Just a quick note on the now-week-old rebirth of music on MySpace. It appears that all of the previous music settings (from profile music to downloads inclusive) were reset, so anybody who hasn't taken the time to check their page yet may notice that it's all back to the default settings now. If you had your profile tricked out with a lot of songs or download-able music from your band, you'll need to go back and set it up again.
The new setup probably necessitated the default settings, but a little advance warning would have been nice. It may also affect the podcast for a bit, as we relied on MySpace as a significant source of downloaded tracks. Hopefully, we'll see a resolution soon. Or at least a few more active participants changing their MySpace pages back to the way they were.
The TalkBass Indianapolis Get-Together gave me a chance to get my hands on some higher-end gear (and meet the stellar bassists that owned said gear). My forearm is still a little tense from giving an NS Design EUB a run-through, and I loved getting to play an Elrick 5 and a Yancey hollowbody 4. The urge to purchase said gear now occupies more than a few thoughts, but I'm holding fast for now. My little Ampeg fliptop got some appreciative comments as well - I just had it in the car because I was coming back from a gig (and I don't even use it on gigs frequently) and really hadn't planned on bringing it.
Kudos also for hosting on a Sunday when the Steelers weren't playing.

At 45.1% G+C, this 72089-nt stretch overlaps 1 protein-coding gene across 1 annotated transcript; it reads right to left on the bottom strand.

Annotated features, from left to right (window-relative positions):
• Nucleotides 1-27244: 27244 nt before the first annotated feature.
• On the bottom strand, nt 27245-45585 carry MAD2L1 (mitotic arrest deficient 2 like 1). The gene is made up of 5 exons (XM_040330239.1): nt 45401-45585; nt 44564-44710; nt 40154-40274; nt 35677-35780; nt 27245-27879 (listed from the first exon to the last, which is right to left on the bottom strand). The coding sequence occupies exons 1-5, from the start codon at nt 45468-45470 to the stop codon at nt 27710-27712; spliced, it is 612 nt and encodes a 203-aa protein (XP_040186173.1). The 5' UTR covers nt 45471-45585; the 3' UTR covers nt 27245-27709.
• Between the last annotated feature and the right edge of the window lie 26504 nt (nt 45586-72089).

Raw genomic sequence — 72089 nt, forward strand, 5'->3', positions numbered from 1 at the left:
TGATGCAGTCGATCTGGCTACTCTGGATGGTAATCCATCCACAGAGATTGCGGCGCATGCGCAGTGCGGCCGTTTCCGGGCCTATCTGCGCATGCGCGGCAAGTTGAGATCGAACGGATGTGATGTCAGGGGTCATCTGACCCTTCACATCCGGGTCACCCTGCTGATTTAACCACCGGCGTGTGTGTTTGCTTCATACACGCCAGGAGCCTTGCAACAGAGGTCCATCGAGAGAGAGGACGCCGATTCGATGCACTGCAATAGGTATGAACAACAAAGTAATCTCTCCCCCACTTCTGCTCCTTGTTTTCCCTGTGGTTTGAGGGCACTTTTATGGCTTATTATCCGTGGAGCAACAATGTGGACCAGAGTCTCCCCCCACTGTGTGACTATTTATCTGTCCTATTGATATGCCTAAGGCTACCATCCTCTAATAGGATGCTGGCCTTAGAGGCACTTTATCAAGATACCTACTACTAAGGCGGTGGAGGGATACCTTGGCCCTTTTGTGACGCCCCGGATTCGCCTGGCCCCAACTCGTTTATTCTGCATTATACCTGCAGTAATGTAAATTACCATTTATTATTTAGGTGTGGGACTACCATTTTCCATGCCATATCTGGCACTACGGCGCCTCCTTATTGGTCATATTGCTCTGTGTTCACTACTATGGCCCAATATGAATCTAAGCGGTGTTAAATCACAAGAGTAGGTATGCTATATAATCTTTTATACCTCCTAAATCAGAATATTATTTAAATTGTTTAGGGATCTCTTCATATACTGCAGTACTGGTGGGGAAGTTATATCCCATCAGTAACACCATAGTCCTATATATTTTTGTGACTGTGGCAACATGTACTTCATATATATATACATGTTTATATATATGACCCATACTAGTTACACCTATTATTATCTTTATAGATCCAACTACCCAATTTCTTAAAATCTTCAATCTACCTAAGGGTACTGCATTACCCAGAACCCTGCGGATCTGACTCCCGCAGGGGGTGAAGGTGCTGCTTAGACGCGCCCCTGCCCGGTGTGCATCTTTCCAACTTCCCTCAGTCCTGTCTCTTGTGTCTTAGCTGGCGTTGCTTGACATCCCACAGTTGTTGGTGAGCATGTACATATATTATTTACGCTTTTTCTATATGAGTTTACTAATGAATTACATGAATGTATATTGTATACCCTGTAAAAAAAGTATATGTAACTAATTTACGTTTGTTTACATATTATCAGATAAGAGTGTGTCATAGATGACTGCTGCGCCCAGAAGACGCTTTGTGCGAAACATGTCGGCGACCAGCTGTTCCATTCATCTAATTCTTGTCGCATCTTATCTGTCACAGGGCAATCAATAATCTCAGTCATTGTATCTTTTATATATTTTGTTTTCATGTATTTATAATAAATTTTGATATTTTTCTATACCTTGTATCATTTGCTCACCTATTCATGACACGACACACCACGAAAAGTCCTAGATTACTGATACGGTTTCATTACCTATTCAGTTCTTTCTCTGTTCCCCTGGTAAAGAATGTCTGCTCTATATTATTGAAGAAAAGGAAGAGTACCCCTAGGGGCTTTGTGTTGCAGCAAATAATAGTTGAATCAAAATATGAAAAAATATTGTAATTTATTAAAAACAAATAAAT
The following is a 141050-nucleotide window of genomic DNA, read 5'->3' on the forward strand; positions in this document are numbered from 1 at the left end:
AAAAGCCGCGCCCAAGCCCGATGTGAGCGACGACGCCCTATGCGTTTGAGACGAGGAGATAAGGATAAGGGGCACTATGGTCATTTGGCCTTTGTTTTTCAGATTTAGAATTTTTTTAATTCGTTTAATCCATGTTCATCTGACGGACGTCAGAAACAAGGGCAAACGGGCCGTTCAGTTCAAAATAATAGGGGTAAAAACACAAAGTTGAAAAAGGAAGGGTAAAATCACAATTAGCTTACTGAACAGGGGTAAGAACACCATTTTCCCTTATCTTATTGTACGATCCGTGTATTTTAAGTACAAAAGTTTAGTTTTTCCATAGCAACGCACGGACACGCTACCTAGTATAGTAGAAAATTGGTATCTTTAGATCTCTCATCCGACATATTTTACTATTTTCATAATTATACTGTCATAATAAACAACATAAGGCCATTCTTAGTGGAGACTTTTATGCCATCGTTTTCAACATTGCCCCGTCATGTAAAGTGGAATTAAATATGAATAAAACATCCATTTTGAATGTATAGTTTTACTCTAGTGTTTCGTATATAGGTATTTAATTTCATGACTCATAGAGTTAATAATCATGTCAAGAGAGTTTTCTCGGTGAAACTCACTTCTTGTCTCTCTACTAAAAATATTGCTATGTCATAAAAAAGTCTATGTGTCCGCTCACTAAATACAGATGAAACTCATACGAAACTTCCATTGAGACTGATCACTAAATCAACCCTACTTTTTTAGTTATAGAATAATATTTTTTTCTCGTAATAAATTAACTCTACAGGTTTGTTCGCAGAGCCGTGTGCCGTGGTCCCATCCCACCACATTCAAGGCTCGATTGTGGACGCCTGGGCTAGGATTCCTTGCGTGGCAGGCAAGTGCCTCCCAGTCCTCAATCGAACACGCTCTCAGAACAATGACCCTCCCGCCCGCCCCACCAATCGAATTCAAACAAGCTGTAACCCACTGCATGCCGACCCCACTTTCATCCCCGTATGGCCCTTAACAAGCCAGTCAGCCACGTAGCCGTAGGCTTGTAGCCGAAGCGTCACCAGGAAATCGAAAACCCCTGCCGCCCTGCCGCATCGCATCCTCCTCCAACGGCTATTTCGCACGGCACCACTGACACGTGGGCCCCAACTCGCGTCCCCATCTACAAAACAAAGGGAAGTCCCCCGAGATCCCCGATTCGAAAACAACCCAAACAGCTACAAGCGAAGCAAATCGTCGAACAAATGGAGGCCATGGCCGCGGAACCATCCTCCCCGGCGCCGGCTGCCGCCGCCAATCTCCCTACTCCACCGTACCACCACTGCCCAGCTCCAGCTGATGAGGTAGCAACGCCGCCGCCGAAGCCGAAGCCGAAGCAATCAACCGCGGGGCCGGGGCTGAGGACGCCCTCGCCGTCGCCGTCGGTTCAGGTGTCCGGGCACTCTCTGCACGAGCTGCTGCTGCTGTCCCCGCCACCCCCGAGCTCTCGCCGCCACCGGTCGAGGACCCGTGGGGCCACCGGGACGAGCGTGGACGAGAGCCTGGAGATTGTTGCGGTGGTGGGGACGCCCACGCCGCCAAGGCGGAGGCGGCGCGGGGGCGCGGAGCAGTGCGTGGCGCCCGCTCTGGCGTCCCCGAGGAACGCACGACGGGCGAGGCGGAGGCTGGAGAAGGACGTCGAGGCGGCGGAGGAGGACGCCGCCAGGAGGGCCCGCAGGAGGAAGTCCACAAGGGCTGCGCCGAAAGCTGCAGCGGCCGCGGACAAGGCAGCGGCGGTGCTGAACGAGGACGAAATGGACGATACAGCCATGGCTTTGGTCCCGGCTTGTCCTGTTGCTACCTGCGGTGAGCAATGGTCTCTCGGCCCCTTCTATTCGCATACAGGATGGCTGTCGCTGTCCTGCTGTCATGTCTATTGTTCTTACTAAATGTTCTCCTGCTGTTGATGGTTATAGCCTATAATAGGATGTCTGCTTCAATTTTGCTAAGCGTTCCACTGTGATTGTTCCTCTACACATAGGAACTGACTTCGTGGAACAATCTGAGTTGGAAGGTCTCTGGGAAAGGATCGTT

Also, take this for what you will - Red Hot Chili Peppers bassist Flea is heading back to music school. Will the band's new material be in sonata form? Will we hear an expanded appreciation for the tonalities of Olivier Messiaen? Will he finally tell Anthony Kiedis he's way out of tune, man? We can only wait and wonder.
Radio Radio presents a benefit for Indy Reads Saturday night with Eisenhower Field Day, Hey Hey Melodica, and DJ Sarah Vain.
Sam's Saloon presents a dark and rocking night of music with Black Cat Rebellion, Davey Casket & the Ghouls and Johnny Murder & The 25 to Life. Saturday brings the more earthy sounds of Matt Keating, Heavy Hometown, and Ben Justus & the Trespassers.
Deano's Vino has New Augusta Bluegrass tonight and the Last Drop Juggers tomorrow as part of their Octoberfest celebration. And tonight is Swing Night at the Fountain Square Theater with the Indianapolis Jazz Orchestra.